The viewing of our home creates a small problem with the dogs around. We need to keep them out of the way when the house is being viewed. Luckily, our neighbors across the street are more than happy to accommodate us and the dogs, while we wait for our home to be shown. On average, it takes around 40 minutes per showing. But when there has been a couple of back to back showings, it may take a couple of hours before we can go back home.
Most of the time, we all sit on our neighbor's front porch, watching the people go in and out, and wonder what they are thinking. Then afterwards, going back home, we're giving the dogs only limited access to the house, until we are sure there are going to be no more showings that day. But this new routine has put tremendous stress on my female dog, Coral. We got both her and Timber over ten years ago, and as they both approach 11 years old, their age is a factor in both their lives. Timber has severe arthritis, but the medication we are using has brought him welcome relief from the pain and has actually made him feel better and more like his old self. He runs and plays, and once again become the social butterfly he once was.
Coral, on the other hand, is more of a home body. She would rather spend the day lounging on the bed, keeping Mischelle company. She doesn't like change and has her own little routine.
But with the changes going on around the house and the changes in her routine, she was not a happy camper. But Mischelle and I didn't think too much about it. She had the other dogs to keep her company and she was in a place she knew, at our neighbors, during the time of the showings.
The trouble started around 11:30PM. Mischelle was hearing strange noises outside and Timber was using an unusual bark that seemed to indicate trouble rather than just mice or possums. As Mischelle went outside, she found Coral in a full seizure, drooling profusely, jaws locked, legs stiff, eyes rolled back and twitching violently. As Mischelle yelled for me, I came running, having no idea of what to expect. I had been the first contact when someone, at a job I was at, went into a full seizure. But I know what to do there. Roll them on their side, make sure the airway is clear and clear the area of any obstacles and call 911. But what do you do when it's your dog?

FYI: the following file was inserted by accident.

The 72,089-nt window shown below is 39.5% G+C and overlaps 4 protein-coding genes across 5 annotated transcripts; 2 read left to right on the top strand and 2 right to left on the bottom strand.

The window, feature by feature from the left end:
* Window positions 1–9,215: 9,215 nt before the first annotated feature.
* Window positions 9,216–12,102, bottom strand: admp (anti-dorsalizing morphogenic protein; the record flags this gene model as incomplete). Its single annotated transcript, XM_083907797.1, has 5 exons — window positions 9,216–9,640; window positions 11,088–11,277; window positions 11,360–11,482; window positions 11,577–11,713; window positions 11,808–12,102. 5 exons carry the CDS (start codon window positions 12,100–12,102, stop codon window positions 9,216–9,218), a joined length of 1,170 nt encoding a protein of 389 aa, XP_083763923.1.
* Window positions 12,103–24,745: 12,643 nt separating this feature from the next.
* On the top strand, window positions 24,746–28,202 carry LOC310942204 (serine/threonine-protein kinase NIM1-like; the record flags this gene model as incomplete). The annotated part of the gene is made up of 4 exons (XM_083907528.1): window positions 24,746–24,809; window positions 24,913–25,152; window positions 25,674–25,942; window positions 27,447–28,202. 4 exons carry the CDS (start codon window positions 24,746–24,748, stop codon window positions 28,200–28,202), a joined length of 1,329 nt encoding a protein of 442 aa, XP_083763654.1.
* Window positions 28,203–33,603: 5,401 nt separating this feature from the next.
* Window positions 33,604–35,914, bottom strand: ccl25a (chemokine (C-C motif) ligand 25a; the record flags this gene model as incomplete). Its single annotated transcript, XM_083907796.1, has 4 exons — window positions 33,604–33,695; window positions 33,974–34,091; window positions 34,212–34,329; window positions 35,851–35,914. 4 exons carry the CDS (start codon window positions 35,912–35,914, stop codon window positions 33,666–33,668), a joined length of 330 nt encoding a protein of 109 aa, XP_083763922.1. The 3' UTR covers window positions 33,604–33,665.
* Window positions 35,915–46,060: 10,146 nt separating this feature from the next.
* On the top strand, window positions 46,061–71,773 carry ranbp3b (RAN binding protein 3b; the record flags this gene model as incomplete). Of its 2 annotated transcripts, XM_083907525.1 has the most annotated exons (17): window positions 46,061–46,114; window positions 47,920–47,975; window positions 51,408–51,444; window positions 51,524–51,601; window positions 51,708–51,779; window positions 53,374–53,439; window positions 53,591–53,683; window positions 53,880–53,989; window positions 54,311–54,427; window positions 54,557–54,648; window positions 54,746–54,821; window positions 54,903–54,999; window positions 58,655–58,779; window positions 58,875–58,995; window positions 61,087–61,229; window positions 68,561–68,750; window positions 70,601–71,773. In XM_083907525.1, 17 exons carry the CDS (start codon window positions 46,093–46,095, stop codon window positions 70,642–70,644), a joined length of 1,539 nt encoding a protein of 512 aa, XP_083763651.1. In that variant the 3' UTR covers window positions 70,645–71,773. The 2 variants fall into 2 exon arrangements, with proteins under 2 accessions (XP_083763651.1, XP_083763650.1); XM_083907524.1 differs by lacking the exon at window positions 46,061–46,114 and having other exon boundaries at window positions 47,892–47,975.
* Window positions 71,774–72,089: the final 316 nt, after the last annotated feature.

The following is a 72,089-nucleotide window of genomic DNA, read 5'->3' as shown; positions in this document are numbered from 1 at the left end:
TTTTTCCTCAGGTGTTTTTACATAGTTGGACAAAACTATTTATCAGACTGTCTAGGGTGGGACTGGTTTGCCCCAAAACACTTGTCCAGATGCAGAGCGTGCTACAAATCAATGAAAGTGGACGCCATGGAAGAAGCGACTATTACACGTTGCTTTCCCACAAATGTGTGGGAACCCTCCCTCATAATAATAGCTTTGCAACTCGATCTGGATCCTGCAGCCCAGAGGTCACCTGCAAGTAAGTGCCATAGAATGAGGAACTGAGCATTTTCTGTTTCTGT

I had told Mischelle when we were looking for our first dogs, "No Black Dogs". I didn't want the dark, shedding fur all over the house. But, of course, the first dog she fell in love with was a big, black fur ball, that we eventually named Coral, after the unique black coral found in the ocean.
Mischelle may have picked her out, but she was to be my little girl (a spoiled one at that). And here was my girl, going through a violent seizure. What do I do? As I held her, I tried to pry open her jaws (DO NOT DO THIS) to make sure she had a clear airway. Only later did I find out, that is not the thing to do. In that state, the dog may bite anything or anyone. So I held on to her, speaking softly and reassuring her that I was there. At that point, I was afraid she was going to die in my arms. All I could do was hold her close and offer a soothing voice.
After about 2 minutes she started to come around. At first, the seizure had caused temporary blindness, but you could see in her eyes that she was beginning to recover. It's so strange, but at some point, they come out of the fog of the seizure, look around and almost seem to ask " what's everyone doing hanging over me?". This was the first time I had encountered a dog seizure, so I went online to find out what to do. I didn't really want to try and load Coral up in the car and drive her 20 miles to the emergency pet hospital, take her into a bright room and leave her with people she didn't know. It would just add to her stress.
So, after going online (http://www.dogseizures.net/) and reading about canine seizures, I found out that they are not that uncommon and there's not much you can do while they are happening, so you just need to let the seizure run its' course. It's kind of an electrical storm in the brain sometimes related to stress. Bingo. She had "tonic clonic" and fit the description to a "T". We had noticed the early stages a few hours before but thought she was just hot and thought nothing of it. But after reading about the seizures, I found out excessive drooling is one of the first signs of a seizure.
After that, we decided not to take her to the emergency room and wait until morning to see our regular vet, Dr. Heath, that she knows well. But just before our trip to the vet, she went through another mild seizure, so we waited for an hour or so before we brought her in. Finally, we got her to the vet. I'm glad we waited because Coral was calm and Dr. Heath was very reassuring. He gave her a shot of Valium to calm her down and break the cycle of seizures. We needed to watch her for the next 24 hours to see if the seizures returned. It's been almost 24 hours now, and she is back to her normal self. What a relief.
Florida Ramblings - We’ve been back in America now just a little over a month, although it feels much longer, for two reasons: We have literally been rambling all over Florida...
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